Has Phoenix Stopped Growing?

A funny thing happened to Phoenix this recession. It seems people quit moving to the town.

From the Arizona Republic:

A once-unthinkable thing happened to Salt River Project this June.

When the utility counted, officials found 30 fewer residential customers in the 2,900-square-mile territory covering a major portion of what recently was the fastest-growing region in the country.

SRP’s territory spans the Valley in an irregular shape across 15 communities from Glendale, through Phoenix and east to Queen Creek, with Arizona Public Service Co. serving several pockets. Mesa has its own small utility district downtown.

SRP officials said that the June-to-June decline in residential accounts is the first time the company has recorded such a loss, although solid records only go back to the 1980s. The customer loss is shocking considering the rapid growth to which the region has grown accustomed.

In 2007, Maricopa County grew faster than any other county in the nation, adding about 102,000 people.

A recent Census Bureau report showed that growth continued in 2008, although at a slower pace.

State Demographer Bill Schooling said that despite the SRP territory decline, the state and Maricopa County both still are growing.

“I find it interesting, but there are a number of other indicators out there that haven’t shown a decline,” Schooling said.

Tax data, the number of births vs. deaths, and new driver’s licenses all indicate the state’s population continued to grow in the past year, he said.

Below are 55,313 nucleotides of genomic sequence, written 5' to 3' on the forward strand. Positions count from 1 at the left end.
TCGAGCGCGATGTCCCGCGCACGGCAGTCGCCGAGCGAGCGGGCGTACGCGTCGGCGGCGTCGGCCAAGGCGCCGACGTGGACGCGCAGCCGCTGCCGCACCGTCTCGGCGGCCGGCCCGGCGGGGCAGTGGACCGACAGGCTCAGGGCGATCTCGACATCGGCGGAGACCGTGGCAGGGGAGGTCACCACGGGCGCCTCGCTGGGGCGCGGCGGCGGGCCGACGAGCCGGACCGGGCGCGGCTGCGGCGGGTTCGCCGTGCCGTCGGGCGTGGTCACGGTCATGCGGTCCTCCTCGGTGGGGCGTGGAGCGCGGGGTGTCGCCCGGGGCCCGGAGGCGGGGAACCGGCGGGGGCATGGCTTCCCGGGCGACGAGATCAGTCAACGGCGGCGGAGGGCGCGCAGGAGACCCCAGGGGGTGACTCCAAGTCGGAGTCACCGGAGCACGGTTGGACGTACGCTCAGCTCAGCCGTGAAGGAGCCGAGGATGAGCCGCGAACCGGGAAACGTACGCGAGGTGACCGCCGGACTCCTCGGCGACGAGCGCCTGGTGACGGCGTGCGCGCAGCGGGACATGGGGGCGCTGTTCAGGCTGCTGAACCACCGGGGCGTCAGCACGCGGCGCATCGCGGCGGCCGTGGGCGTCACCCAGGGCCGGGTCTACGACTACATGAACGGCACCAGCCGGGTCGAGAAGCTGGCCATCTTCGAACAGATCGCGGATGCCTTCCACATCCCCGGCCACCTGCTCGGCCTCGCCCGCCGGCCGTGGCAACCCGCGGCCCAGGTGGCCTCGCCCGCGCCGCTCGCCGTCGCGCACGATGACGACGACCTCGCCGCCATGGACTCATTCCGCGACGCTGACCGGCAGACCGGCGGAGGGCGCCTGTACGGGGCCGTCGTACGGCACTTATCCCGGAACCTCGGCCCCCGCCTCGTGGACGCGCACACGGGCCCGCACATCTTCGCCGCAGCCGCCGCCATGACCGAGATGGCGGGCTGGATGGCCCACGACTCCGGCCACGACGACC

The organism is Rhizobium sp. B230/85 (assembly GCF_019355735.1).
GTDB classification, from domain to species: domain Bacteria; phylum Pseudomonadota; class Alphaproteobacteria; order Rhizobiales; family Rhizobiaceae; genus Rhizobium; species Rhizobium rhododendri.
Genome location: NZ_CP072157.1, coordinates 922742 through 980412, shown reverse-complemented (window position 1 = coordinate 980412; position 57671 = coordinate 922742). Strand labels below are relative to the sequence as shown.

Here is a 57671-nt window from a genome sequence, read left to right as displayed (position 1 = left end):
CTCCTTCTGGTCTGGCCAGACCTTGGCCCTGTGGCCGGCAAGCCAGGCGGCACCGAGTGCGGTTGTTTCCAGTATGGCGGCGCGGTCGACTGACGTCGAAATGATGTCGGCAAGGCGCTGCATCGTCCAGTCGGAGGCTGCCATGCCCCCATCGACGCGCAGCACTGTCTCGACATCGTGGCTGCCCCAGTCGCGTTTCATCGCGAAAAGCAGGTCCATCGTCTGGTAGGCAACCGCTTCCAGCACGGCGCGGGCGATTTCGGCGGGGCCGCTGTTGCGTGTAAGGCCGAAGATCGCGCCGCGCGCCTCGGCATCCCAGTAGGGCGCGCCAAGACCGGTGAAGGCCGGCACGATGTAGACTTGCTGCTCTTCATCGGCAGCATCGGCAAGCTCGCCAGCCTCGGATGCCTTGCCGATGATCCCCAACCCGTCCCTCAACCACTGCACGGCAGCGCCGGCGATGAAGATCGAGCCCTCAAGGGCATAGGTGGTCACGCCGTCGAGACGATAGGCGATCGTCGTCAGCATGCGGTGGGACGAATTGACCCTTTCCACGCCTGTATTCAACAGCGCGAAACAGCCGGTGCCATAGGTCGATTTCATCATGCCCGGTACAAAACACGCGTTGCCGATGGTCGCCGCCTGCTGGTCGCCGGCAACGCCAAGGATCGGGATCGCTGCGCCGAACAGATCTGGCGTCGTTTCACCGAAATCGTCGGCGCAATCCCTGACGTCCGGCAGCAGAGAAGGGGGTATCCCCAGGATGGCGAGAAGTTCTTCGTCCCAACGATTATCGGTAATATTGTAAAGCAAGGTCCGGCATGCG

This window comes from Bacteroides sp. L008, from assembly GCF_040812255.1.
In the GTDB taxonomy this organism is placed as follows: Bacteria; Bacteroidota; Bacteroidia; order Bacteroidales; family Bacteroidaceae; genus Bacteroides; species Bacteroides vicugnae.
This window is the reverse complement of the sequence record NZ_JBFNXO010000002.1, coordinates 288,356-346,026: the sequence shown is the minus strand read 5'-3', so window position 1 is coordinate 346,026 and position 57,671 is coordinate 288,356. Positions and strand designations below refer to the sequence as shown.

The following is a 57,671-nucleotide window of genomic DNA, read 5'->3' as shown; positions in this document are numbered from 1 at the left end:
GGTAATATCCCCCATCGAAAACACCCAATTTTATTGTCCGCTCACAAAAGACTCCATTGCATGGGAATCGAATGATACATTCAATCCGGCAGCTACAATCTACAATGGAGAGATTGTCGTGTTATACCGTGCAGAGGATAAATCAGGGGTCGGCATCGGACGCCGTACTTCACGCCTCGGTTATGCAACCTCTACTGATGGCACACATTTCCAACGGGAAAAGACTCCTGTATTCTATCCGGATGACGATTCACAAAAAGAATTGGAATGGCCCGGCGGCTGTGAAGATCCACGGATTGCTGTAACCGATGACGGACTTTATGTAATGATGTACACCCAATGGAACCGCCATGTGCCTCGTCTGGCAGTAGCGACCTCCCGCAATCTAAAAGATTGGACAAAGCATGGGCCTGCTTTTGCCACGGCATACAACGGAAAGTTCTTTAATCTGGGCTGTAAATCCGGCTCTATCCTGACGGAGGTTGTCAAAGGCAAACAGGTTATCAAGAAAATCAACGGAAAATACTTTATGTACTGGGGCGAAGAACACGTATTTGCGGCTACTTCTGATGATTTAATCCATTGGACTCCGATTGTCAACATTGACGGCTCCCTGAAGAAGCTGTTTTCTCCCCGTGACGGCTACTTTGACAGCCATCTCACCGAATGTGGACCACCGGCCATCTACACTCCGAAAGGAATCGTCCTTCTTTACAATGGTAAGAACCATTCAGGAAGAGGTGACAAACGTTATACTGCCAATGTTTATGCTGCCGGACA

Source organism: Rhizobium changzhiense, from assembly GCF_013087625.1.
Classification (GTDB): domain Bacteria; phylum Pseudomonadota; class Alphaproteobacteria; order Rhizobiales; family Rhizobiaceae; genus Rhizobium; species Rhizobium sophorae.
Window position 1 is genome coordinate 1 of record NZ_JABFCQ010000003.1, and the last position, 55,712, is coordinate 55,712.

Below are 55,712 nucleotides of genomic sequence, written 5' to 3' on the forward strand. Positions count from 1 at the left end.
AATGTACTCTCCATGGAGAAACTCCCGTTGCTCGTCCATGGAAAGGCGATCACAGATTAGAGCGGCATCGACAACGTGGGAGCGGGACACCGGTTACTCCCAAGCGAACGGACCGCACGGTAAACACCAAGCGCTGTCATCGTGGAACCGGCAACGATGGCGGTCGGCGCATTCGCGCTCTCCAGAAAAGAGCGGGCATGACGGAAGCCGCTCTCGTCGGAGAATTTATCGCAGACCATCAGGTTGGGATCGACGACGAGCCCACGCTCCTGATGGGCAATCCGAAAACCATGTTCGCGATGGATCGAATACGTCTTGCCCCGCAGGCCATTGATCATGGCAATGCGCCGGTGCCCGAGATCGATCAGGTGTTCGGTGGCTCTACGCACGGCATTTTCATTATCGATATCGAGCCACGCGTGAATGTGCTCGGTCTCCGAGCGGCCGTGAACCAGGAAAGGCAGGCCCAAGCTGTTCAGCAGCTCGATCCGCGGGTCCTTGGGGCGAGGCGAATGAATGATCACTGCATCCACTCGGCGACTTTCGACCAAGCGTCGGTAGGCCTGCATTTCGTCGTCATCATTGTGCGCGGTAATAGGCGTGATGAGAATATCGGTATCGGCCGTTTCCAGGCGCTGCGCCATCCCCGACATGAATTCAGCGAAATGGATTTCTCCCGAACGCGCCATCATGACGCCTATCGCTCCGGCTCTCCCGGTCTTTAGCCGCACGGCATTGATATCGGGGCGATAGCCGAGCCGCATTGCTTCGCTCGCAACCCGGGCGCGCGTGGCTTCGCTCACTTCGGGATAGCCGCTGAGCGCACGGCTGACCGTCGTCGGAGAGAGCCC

“We are certainly not seeing the extremely high growth we were encountering,” Schooling said.

The last time the state population declined from one year to the next was from 1944 to 1945, when the population fell to 594,000 from 610,000, according to U.S. Census Bureau estimates.

For a metropolitan area and a state for that matter that relied on migration to fuel its largest industry — construction — this is to say the least a bit troubling. While there may be some other metrics that indicate things aren’t quite as bad as the SRP numbers indicate, it’s probably fair to say that this is a problem that no amount of whistling past the graveyard is going to cure.

Is it a permanent condition or will people still flock to the state for the weather and lifestyle once the national economy turns around? That seems to me a difficult question to answer. Kind of like a chicken and egg situation. Surely, those that don’t need to work, in other words retirees, will continue to come provided they can sell their existing homes. Those, however, that need employment are likely to avoid the state until they can be assured of a job and that won’t happen until the demand for housing picks up enough to provide jobs. You see the problem.

Arizona has been growing for sixty years and Phoenix has been the epicenter of that growth. History would suggest that it should return but then again, history hasn’t had a period of economic upheaval to match this one during those sixty years. There’s an outside chance that Phoenix might have to find a new growth industry.

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